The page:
Welcome to our weekly Bitcoin news recap, where we cover top headlines and stories in the world of Bitcoin each week. This week was full of good news, with boosts from venture capital into the Bitcoin ecosystem, new stories of companies accepting bitcoin as a part of their payment network, and several countries embracing Bitcoin into their economy. We also have a couple of interesting videos for you.[RSVP for Bitcoin at SXSW 2015](http://bitcoinaustin2015.com/)
Bitcoin at SXSW 2015 will take place on Monday, March 16th at the SXSWi Startup Village, located in the Hilton Downtown Austin. The sessions will take place in the Austin Grand Ballroom (Salon G) on the 6th floor of the Hilton’s convention center. The day will include 20 amazing speakers and five sessions!
For the past year and a half, a Silicon Valley startup has quietly convinced some of the biggest names in venture capital to back its effort to turn the technology behind bitcoin into a mass-marketed phenomenon.
Instant bitcoin and altcoin exchange ShapeShift has received $525,000 in seed funding from investors Barry Silbert and Roger Ver. The Swiss-based platform, which lets users swap between 25 digital currencies and tokens, differs from traditional exchanges in that it operates without user accounts and requires no form of registration.
You may have heard the talk about extending the Bitcoin network into space with a series of satellites. Now Jeff Garzik, Bitcoin pioneer and CEO of Dunvegan Space Systems, is taking that concept one step closer to reality with the recent announcement of a deal with Deep Space Industries.
Published this week by the Bitcoin Foundation, is a video of a presentation from Gavin Andresen at DevCore Boston 2015. Gavin is speaking about “What Satoshi Didn’t Know,” providing valuable insight into the early days and future of Bitcoin.
International Business Machines Corp is considering adopting the underlying technology behind bitcoin, known as the “blockchain,” to create a digital cash and payment system for major currencies, according to a person familiar with the matter.
Australian small businesses using Intuit’s cloud accounting software QuickBooks Online will now be able to offer their customers the option to pay for goods and services with bitcoin, following the company’s launch of its PayByCoin service in the country.
Dating-focused social networking site Badoo is now allowing its more than 200 million users to pay for premium features using bitcoin in more than 20 countries.
A prominent former executive at JPMorgan Chase has left the world of commodity trading for the virtual world of digital transactions. Blythe Masters, who until last year was the head of JPMorgan’s giant commodities unit, is joining Digital Asset Holdings, a Bitcoin-related start-up that is looking to use Bitcoin’s underlying technology to streamline financial transactions.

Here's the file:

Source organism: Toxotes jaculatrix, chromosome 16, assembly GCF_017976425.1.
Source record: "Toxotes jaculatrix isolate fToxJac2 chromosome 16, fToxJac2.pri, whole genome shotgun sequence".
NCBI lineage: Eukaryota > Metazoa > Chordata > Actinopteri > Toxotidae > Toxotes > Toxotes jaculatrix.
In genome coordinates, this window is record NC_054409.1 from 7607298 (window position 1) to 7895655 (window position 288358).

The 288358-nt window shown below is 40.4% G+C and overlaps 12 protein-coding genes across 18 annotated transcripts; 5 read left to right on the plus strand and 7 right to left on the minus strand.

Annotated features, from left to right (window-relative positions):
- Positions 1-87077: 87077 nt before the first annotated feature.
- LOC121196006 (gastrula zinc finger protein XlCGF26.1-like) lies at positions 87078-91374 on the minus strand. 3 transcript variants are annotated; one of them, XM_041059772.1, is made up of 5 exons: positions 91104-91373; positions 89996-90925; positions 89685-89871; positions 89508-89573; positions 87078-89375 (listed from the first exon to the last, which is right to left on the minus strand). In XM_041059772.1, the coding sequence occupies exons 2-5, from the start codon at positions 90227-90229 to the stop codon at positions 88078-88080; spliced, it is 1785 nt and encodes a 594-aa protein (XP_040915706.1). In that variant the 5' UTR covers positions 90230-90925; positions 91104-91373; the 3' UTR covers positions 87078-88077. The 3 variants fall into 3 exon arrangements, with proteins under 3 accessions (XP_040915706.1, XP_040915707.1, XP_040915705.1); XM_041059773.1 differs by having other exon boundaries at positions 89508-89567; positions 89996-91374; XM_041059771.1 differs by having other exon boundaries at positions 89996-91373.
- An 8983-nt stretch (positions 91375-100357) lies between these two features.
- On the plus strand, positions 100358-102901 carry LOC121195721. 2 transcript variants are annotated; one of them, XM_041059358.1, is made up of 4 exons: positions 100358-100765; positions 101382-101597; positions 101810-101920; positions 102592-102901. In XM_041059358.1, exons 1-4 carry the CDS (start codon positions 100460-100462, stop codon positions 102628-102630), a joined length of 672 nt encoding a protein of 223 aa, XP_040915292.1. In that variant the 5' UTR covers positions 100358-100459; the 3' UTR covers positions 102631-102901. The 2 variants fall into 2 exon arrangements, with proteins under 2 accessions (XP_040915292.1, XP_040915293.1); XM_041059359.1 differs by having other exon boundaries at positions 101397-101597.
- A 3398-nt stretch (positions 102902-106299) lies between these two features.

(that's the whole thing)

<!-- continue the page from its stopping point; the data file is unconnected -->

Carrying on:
Today we’re exploring the use of Bitcoin in fundraising and charity donations, with a unique spin on crowdfunding called Little Bit Back (LBB). The project initially began with a concept that started on Reddit. The creators of LBB noticed that many independently organized fundraising efforts were using Bitcoin to reach their goals.
Although technology knows no boundaries, its future value does create a difference between borders. In case of Bitcoin, we see an equivalent scenario where businesses from several different countries are assuming their important role to shape up the new payment revolution, despite political and economic differences.
The Isle of Man, a tiny, Celtic island between the west coast of England and Northern Ireland, is soon to pass legislation that its government hopes will help it become a true paradise for digital currencies. The island will be the first place in the world to pass a “regulatory framework” for the alternative payment method.
Migrant African workers are increasingly turning to bitcoin to send money home. BitPesa, a service that allows bitcoins to be transferred to Kenya and Ghana for a flat fee of 3 per cent, said its user base is growing by 60 per cent month-on-month. Elizabeth Rossiello, chief executive of BitPesa, told the BBC that a shortage of payment options in Africa is driving bitcoin use.
Two years ago, perhaps 4,000 or 5,000 merchants in the world accepted Bitcoin, says Nicolas Cary, co-founder of Blockchain, now there are more than 100,000. “It’s a very efficient way for a company to accept payment, since they receive 100% of the value of a transaction,” he says. “Very different from dealing with credit cards, which take at least 2% to 3%.”
James D’Angelo from World Bitcoin Network published part two of a three part series, speaking on the importance and value of the bitcoin blockchain and its revolutionary technology which is changing the future. It’s a lengthy, but must see video.
The recent net neutrality victory at the FCC is not a silver bullet. We can expect costly court challenges, complicated enforcement, and the risks that come with entrusting a large government bureaucracy to manage a technological problem. More competition would be a better solution—and that’s where Bitcoin could help.
New York-based bitcoin exchange itBit has revealed it was one of the three participants in the latest US Marshals Service (USMS) bitcoin auction to place a winning bid. itBit is reporting it successfully secured 3,000 BTC, worth roughly $888,000. The amount was the smallest total accumulated among the three winners.